Our Father who art in heaven [Mt 6:9]. O my Lord, how You do show Yourself to be the Father of such a Son; and how Your Son does show Himself to be the Son of such a Father! May You be blessed forever and ever! This favor would not be so great, Lord, if it came at the end of the prayer. But at the beginning, You fill our hands and give a reward so large that it would easily fill the intellect and thus occupy the will in such a way one would be unable to speak a word.
O Son of God and my Lord! How is it that You give so much all together in the first words? Since You humble Yourself to such an extreme in joining with us in prayer and making Yourself the Brother of creatures so lowly and wretched, how is it that You give us in the name of Your Father everything that can be given? For You desire that He consider us His children, because Your word cannot fail [Cf. Mt 24:35; Mk 13:31; Lk 21:33]. You oblige Him to be true to Your word, which is no small burden since in being Father He must bear with us no matter how serious the offenses.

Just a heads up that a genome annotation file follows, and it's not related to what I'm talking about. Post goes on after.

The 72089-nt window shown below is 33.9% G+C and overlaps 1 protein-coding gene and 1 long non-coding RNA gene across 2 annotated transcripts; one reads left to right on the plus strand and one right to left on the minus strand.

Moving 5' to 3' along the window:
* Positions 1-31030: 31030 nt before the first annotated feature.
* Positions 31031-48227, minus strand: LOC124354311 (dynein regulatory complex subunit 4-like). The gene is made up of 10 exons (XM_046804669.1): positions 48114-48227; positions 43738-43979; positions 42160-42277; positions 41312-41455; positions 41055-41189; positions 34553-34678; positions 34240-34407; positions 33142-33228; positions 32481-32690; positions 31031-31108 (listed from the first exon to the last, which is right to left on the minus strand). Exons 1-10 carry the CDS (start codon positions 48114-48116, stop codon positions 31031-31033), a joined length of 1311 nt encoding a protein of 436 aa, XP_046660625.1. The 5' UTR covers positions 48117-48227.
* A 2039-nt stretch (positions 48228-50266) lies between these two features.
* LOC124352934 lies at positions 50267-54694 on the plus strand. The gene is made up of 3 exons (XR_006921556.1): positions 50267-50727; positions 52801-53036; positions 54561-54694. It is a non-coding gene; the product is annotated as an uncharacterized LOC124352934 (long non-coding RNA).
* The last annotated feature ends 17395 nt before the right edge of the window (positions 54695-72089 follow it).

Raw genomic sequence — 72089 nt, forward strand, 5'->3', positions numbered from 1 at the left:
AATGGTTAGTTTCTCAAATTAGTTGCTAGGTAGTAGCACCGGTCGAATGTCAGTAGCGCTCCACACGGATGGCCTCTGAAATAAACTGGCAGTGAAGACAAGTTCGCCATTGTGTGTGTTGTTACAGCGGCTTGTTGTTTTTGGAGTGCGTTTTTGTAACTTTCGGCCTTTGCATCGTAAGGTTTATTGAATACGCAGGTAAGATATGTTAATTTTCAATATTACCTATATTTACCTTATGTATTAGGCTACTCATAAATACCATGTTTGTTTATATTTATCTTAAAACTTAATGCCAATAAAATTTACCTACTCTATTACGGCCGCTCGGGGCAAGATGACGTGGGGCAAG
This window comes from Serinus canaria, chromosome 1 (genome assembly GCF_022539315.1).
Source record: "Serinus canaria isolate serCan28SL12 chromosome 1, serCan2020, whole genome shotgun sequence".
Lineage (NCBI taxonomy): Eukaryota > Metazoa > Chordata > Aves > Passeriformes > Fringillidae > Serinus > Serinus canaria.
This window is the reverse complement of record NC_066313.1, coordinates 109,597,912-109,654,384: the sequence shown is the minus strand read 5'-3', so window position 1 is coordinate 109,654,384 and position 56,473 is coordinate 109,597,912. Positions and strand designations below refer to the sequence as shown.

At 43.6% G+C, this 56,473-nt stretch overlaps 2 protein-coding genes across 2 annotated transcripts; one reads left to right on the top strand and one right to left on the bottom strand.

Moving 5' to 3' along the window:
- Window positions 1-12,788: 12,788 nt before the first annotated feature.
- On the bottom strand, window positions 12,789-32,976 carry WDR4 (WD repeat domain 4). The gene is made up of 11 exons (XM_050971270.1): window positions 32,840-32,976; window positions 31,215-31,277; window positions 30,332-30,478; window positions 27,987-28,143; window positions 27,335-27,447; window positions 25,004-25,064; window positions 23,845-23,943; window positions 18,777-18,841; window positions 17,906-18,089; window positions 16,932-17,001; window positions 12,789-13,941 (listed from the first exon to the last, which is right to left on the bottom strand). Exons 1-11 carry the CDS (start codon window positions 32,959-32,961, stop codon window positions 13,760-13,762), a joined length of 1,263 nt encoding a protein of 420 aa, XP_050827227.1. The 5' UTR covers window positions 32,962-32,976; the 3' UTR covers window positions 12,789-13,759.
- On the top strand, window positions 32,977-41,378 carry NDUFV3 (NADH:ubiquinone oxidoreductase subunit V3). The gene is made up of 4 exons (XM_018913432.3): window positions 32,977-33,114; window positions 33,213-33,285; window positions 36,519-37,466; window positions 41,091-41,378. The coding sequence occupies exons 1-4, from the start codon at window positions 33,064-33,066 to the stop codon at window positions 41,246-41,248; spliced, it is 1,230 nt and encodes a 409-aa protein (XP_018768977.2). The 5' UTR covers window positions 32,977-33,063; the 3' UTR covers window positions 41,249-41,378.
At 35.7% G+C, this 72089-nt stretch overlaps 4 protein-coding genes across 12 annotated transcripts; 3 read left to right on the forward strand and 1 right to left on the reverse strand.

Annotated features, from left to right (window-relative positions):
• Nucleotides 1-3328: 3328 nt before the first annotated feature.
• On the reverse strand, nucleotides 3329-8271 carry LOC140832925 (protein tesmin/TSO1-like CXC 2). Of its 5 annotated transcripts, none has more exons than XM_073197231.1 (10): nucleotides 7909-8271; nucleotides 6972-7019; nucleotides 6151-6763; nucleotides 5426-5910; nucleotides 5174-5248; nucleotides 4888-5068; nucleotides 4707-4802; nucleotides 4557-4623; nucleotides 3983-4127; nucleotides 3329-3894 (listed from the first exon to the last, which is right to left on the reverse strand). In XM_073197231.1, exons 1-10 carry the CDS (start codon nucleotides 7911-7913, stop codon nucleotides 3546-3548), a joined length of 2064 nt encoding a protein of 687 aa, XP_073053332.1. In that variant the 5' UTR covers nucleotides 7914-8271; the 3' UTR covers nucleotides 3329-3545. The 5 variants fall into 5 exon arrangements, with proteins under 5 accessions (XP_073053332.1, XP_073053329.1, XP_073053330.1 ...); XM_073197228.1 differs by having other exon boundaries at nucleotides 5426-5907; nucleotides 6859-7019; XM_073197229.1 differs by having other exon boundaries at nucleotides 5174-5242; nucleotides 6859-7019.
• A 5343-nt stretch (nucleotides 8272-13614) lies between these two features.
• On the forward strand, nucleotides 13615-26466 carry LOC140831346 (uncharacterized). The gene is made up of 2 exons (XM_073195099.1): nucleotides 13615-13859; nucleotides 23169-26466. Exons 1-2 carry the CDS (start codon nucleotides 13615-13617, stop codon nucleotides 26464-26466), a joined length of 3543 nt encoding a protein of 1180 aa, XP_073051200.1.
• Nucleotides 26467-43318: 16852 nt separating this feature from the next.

If we return to Him like the prodigal son, He has to pardon us [Cf. Lk 15:11-32]. He has to console us in our trials. He has to sustain us in the way a father like this must. For, in effect, He must be better than all the fathers in the world because in Him everything must be faultless. And after all this, He must make us sharers and heirs with You [Cf. Eph 3:15; 2 Pt 1:4].
Saint Teresa of Avila
The Way of Perfection, 27:1–2
Teresa of Avila, St. 1985, The Collected Works of St. Teresa of Avila, translated from the Spanish by Kavanaugh, K; Rodriguez, O, ICS Publications, Washington DC.
Featured image: This detailed image of Return of the Prodigal Son by the famed Dutch painter Rembrandt Harmensz. van Rijn (1606–1669) was executed in Holland circa 1668. Rembrandt painted the work in oil on canvas; it entered the Hermitage Museum in St. Petersburg, Russia in 1766 as part of the collection of Empress Catherine the Great.